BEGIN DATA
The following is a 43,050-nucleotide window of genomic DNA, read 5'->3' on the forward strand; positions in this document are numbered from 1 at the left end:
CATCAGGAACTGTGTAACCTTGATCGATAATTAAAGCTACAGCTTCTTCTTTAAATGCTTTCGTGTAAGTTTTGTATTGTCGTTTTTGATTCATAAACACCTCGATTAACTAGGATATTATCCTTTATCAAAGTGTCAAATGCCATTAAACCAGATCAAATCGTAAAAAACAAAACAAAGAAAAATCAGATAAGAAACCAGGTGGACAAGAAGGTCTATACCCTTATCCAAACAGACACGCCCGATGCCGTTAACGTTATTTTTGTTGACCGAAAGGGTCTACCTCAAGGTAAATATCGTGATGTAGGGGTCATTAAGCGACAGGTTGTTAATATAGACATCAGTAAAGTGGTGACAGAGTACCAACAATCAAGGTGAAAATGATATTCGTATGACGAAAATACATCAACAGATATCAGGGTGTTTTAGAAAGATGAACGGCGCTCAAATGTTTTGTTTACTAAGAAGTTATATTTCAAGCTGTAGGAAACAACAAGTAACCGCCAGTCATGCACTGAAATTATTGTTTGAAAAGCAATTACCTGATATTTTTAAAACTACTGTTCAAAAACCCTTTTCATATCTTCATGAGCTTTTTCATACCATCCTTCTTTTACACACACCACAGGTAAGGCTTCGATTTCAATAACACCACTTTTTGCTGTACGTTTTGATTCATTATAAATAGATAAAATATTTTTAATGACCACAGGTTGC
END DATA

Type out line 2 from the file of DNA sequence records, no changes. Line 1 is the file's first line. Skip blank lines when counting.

CATCAGGAACTGTGTAACCTTGATCGATAATTAAAGCTACAGCTTCTTCTTTAAATGCTTTCGTGTAAGTTTTGTATTGTCGTTTTTGATTCATAAACACCTCGATTAACTAGGATATTATCCTTTATCAAAGTGTCAAATGCCATTAAACCAGATCAAATCGTAAAAAACAAAACAAAGAAAAATCAGATAAGAAACCAGGTGGACAAGAAGGTCTATACCCTTATCCAAACAGACACGCCCGATGCCGTTAACGTTATTTTTGTTGACCGAAAGGGTCTACCTCAAGGTAAATATCGTGATGTAGGGGTCATTAAGCGACAGGTTGTTAATATAGACATCAGTAAAGTGGTGACAGAGTACCAACAATCAAGGTGAAAATGATATTCGTATGACGAAAATACATCAACAGATATCAGGGTGTTTTAGAAAGATGAACGGCGCTCAAATGTTTTGTTTACTAAGAAGTTATATTTCAAGCTGTAGGAAACAACAAGTAACCGCCAGTCATGCACTGAAATTATTGTTTGAAAAGCAATTACCTGATATTTTTAAAACTACTGTTCAAAAACCCTTTTCATATCTTCATGAGCTTTTTCATACCATCCTTCTTTTACACACACCACAGGTAAGGCTTCGATTTCAATAACACCACTTTTTGCTGTACGTTTTGATTCATTATAAATAGATAAAATATTTTTAATGACCACAGGTTGC